In truth, it cannot. Not only because it has comical Pheko at its helm, but because the ANC under Mbeki has closed any policy gap the PAC hoped to occupy.
To ensure that it does not wake from its slumber, arch-Africanist Mbeki has now gone a step further in appointing former PAC members and leading lights in key positions to help him achieve his dream of a prosperous South Africa.
Dr Gilingwe Mayende is Director General of Land Affairs (directly in control of land redistribution). Justice Moseneke stands a good chance of being the next Chief Justice. Mafube publisher Thami Mazwai is leading the “African renaissance” movement. Cunningham Ngcukana, trade unionist and founder member of the PAC’s internal wing, the Pan Africanist Movement, is now set to head Nepad’s health, social affairs and labour desk. I can count many more.
Therefore, to protect the legacy of Sobukwe, defend the honour of its rich history and, for God’s sake, to immortalise itself, the PAC must call it a day. Pheko must call the final rally (April 6, the day of its founding, would have been ideal), inviting all current and former members of the PAC to close the party.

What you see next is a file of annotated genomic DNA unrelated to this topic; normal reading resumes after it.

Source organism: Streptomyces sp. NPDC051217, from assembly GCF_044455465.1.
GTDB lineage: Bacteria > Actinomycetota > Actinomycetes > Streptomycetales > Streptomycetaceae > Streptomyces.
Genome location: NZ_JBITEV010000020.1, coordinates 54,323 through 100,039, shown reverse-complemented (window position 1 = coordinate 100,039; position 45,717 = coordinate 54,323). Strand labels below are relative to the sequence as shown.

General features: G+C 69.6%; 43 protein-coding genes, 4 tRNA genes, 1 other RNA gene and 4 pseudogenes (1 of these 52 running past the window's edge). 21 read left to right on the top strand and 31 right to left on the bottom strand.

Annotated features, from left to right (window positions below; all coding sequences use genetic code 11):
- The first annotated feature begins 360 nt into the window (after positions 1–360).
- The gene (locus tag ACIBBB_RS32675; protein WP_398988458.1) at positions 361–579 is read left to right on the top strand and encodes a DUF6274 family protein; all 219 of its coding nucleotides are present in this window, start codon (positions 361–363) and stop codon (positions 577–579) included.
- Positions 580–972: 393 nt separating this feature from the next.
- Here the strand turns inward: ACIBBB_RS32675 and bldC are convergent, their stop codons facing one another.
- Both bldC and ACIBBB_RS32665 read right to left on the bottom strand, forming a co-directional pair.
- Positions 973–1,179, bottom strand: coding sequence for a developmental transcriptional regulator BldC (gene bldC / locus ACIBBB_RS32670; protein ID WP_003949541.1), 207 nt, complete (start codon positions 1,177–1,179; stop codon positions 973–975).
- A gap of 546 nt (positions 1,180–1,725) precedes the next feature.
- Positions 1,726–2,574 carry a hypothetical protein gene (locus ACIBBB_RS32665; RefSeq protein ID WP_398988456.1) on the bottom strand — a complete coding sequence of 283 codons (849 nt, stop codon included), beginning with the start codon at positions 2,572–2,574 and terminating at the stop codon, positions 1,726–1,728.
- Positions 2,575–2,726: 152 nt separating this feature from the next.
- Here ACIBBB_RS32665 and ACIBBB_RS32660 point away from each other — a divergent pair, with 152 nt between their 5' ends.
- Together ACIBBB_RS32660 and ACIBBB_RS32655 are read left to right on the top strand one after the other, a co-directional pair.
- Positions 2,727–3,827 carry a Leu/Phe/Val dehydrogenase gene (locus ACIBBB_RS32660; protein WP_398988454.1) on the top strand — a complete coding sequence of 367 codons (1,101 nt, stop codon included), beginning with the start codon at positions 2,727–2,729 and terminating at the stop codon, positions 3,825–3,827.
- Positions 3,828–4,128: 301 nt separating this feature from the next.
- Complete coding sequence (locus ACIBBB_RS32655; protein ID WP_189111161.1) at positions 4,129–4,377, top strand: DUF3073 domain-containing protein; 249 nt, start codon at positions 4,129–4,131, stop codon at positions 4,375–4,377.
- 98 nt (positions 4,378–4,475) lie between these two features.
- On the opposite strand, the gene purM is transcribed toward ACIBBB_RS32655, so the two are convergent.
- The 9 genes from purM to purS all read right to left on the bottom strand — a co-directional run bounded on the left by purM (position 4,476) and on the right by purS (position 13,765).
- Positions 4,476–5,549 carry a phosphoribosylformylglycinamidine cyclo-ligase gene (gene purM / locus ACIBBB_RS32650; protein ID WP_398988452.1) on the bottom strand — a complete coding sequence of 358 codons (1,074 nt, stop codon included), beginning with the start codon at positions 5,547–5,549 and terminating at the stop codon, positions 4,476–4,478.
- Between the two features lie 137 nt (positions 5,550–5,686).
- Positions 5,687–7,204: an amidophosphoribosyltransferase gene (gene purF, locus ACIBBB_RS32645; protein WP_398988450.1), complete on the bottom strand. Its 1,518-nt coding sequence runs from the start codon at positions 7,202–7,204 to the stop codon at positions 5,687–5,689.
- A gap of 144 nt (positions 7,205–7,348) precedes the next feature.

Pheko must tell his people that, while the ANC took a detour, it has returned to build the kind of South Africa Sobukwe wanted — the South Africa that recognises African leadership. Accepting that the ANC is a broad church, Pheko must call for Africanists to join the ANC and influence policy from within the party that Sobukwe was once a member of.
In his closing speech, Pheko must say: “I had a dream that our message has reached our people. That the policies of Sobukwe have finally found their home in Mbeki, who even smokes a pipe like Sobukwe.
“I had a dream that the land is slowly but surely being delivered back to our people. I dreamed that the boundaries between Cape and Cairo, Morocco and Madagascar, are finally disappearing — thanks to the Africanist Nepad, thanks to Mbeki.”
Therefore from next year, Africanists, including Mbeki, can hold an annual event on April 6 to celebrate Africanism — in honour of Sobukwe and the many others who bequeathed to this country a very noble principle.
Ramotene Mabote is an entrepreneur and a proud Africanist